British pharmacist John Walker invented the match in 1826, by accident. He was working on an experimental paste to use in guns, until he scraped the wooden instrument that he was using to mix the substances in his paste, which ultimately caught on fire. Other than soon selling what he titled as friction lights to locals in 1827, Walker never patented his invention as he saw too many flaws in the design. His invention was soon copied by Samuel Jones, who started selling lucifers in London, 1829. The experimentation of matches included white phosphorus and advancements in their design continues over the 1830s–40s. It became a common trade in England, with factories increasing their production numbers for matches. Matchstick making held a specific risk in the factories however, known as phossy jaw (Eschner, 2017). The result of inhaling white phosphorus fumes lead to the bone in a person’s jaw to die, and teeth to decay after roughly 5 years of exposure.
It was not until 1836 where the first match factory in Sweden began to operate. The factory was based in Stockholm, called J.S. Bagge&Co. In 1844 Swedish professor, Gustav Erik Pasch worked out how to prevent matches from igniting against any surface by splitting the chemicals in the match head and putting the phosphorus on a separate striking surface on the outside of the box. This is known today as the invention of the safety match. In the following year of 1845, Swedish brothers Johan Edvard and Carl Frans Lundström began to manufacture matches in Jönköping, improving and trialling Pasch’s patent. These were soon presented to the public in 1855 (Anastacia Sampson, 2015).
After finding the first matchbox from Emelie’s memory box, the neighbouring memory boxes also had scattered within them more vintage Swedish matchboxes. The next one I found was black-outlined caricatures of Swedish politicians on a white base, with black coloured matchheads. Written on it was ‘Det gick inte... inte det här heller’, translating to ‘It did not work… not this one either’ to reflect not only the politicians, but because we fuck up the simple action of striking a match time and time again. After diving into research and asking my flatmate for a lot of Swedish-to-English translation, we found that the political side to this joke was entailed by the left party as an advertising component in the leadup to an election. A satire approach to reflect the poor government of middle-right and right political parties.
Another matchbox buried at the bottom of the memory box prominently had titled on it ‘TÄNDSTICKOR BRUKSASK’, translating to ‘MATCHES UTILITY BOX’ decorated with three linear stars on the box. It was difficult to find an exact replicant of the matchbox online, but soon found some insight in relation to the three stars on the box. Famous export brand Three Stars, uses the number three as ‘a lucky number… The word and the symbol of a star are traditionally associated with quality’ (Swedish Match, 2022).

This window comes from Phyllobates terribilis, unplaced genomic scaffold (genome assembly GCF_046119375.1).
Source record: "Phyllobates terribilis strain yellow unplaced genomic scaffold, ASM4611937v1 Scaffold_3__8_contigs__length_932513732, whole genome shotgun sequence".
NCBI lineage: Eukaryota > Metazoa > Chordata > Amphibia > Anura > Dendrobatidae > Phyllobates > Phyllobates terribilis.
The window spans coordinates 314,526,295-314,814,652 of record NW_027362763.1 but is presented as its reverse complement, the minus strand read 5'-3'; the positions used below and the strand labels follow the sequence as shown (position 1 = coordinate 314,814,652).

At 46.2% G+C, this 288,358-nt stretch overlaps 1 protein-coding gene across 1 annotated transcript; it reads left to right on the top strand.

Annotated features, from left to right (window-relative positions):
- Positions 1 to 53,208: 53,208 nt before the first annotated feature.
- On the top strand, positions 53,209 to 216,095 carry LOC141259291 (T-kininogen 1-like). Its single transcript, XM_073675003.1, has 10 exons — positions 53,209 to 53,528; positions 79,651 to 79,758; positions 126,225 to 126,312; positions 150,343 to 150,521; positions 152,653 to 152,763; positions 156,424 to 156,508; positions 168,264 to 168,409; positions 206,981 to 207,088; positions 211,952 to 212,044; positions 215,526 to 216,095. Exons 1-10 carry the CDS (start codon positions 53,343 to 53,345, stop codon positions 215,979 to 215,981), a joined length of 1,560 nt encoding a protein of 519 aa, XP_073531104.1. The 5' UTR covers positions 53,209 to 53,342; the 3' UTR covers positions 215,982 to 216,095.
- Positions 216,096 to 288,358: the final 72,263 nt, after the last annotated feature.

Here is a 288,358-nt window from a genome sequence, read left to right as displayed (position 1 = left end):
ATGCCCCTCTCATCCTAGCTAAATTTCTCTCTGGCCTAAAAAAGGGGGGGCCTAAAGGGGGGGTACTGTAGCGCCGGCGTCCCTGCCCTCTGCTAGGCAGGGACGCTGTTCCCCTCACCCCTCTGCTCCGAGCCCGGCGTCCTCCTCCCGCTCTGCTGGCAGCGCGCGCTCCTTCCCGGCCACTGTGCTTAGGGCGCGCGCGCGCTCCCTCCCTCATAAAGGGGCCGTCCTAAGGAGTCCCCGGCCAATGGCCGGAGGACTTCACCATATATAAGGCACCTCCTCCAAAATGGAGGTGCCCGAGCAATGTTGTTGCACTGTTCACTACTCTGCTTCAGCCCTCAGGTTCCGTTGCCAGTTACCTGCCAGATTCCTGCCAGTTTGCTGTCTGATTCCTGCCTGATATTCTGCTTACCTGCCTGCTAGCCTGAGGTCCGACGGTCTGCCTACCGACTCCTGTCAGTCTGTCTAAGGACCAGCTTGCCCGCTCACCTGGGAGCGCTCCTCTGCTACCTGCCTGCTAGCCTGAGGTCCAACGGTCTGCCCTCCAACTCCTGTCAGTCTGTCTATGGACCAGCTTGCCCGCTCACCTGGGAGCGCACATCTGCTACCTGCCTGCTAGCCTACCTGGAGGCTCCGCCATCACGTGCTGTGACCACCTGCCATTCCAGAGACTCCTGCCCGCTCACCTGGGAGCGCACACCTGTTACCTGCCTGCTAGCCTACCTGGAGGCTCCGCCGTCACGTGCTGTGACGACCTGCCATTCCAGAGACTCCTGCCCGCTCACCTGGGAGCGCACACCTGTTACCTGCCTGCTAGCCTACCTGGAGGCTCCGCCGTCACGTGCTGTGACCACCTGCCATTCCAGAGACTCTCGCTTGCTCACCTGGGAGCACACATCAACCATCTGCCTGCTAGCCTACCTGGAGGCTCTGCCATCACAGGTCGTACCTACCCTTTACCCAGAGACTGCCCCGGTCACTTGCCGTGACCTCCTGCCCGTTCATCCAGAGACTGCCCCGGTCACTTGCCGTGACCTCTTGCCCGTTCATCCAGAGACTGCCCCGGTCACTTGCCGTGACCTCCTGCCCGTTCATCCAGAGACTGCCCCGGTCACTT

The other matchboxes I found were perhaps less significant in the history of matchboxes but were still beautiful in design. My favourite find of that day was the Stockholm Twin Tower Hotel matchbox. A radiant blue design layered on top of an ivory base with ‘Twin Tower Hotel’ titled in small caps; interrupted with small yet detailed prints of the hotel’s tower structure.
What I enjoyed most about looking through the matchboxes were the coloured matchheads. Some matchboxes simply had no writing on them and would be adorned with illustrations, and colourful inside with bright blue, purple-burgundy and piercing black varieties. The head of safety matches are made of an oxidizing agent such as potassium chlorate, mixed with sulfur, fillers and glass powder. The side of the box contains red phosphorus, binder, and powdered glass. The heat generated by friction when the match is struck causes a minute amount of red phosphorus to be converted to white phosphorus, which ignites spontaneously in air. This sets off the decomposition of potassium chlorate to give oxygen and potassium chloride. The sulfur catches fire and ignites the wood (University of Washington).
It has become apparent to me that Designers steadfastly attend to and notice detail. We are satisfied by items that may feel frivolous to some. As I began to take photos of the matchboxes, I asked myself: Is this me having an eye for things as a designer, or am I just weirdly excited about a matchhead being blue?’. My eyes were drawn to the composition of the boxes, my hands to the tactility of the boxes, my mind to the thought of where these boxes came from, how they were given, and who designed them. Questions upon questions made me think ‘I must write a bloody essay about this, even if it’s only a couple hundred words’ (I have currently written 2000+ words). Nevertheless, my subtle excitement filled the room as I held artisan treasures in my hand,
my friends looked at me as if I had struck gold—
until they realised that it was just a matchbox.